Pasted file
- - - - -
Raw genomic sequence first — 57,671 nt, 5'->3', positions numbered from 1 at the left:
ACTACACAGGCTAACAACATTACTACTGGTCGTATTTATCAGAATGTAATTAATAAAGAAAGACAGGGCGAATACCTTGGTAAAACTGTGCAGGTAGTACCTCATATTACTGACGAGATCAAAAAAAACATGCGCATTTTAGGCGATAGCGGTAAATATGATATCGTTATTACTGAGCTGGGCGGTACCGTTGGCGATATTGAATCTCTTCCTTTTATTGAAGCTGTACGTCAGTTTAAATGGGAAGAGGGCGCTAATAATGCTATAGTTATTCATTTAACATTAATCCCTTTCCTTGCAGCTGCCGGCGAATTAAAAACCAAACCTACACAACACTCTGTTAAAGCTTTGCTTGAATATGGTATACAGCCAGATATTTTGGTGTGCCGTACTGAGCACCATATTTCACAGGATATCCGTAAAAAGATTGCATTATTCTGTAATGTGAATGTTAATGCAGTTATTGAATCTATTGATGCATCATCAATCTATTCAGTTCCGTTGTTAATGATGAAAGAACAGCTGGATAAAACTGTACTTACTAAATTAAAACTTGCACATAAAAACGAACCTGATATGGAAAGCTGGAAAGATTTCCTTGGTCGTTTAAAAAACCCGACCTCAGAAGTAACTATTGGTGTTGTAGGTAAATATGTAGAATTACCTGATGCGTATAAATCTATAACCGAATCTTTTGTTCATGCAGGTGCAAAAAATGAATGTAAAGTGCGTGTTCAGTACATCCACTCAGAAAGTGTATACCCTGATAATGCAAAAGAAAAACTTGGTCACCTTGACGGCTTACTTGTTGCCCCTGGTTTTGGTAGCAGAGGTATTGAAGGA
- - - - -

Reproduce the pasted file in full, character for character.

Raw genomic sequence first — 57,671 nt, 5'->3', positions numbered from 1 at the left:
ACTACACAGGCTAACAACATTACTACTGGTCGTATTTATCAGAATGTAATTAATAAAGAAAGACAGGGCGAATACCTTGGTAAAACTGTGCAGGTAGTACCTCATATTACTGACGAGATCAAAAAAAACATGCGCATTTTAGGCGATAGCGGTAAATATGATATCGTTATTACTGAGCTGGGCGGTACCGTTGGCGATATTGAATCTCTTCCTTTTATTGAAGCTGTACGTCAGTTTAAATGGGAAGAGGGCGCTAATAATGCTATAGTTATTCATTTAACATTAATCCCTTTCCTTGCAGCTGCCGGCGAATTAAAAACCAAACCTACACAACACTCTGTTAAAGCTTTGCTTGAATATGGTATACAGCCAGATATTTTGGTGTGCCGTACTGAGCACCATATTTCACAGGATATCCGTAAAAAGATTGCATTATTCTGTAATGTGAATGTTAATGCAGTTATTGAATCTATTGATGCATCATCAATCTATTCAGTTCCGTTGTTAATGATGAAAGAACAGCTGGATAAAACTGTACTTACTAAATTAAAACTTGCACATAAAAACGAACCTGATATGGAAAGCTGGAAAGATTTCCTTGGTCGTTTAAAAAACCCGACCTCAGAAGTAACTATTGGTGTTGTAGGTAAATATGTAGAATTACCTGATGCGTATAAATCTATAACCGAATCTTTTGTTCATGCAGGTGCAAAAAATGAATGTAAAGTGCGTGTTCAGTACATCCACTCAGAAAGTGTATACCCTGATAATGCAAAAGAAAAACTTGGTCACCTTGACGGCTTACTTGTTGCCCCTGGTTTTGGTAGCAGAGGTATTGAAGGA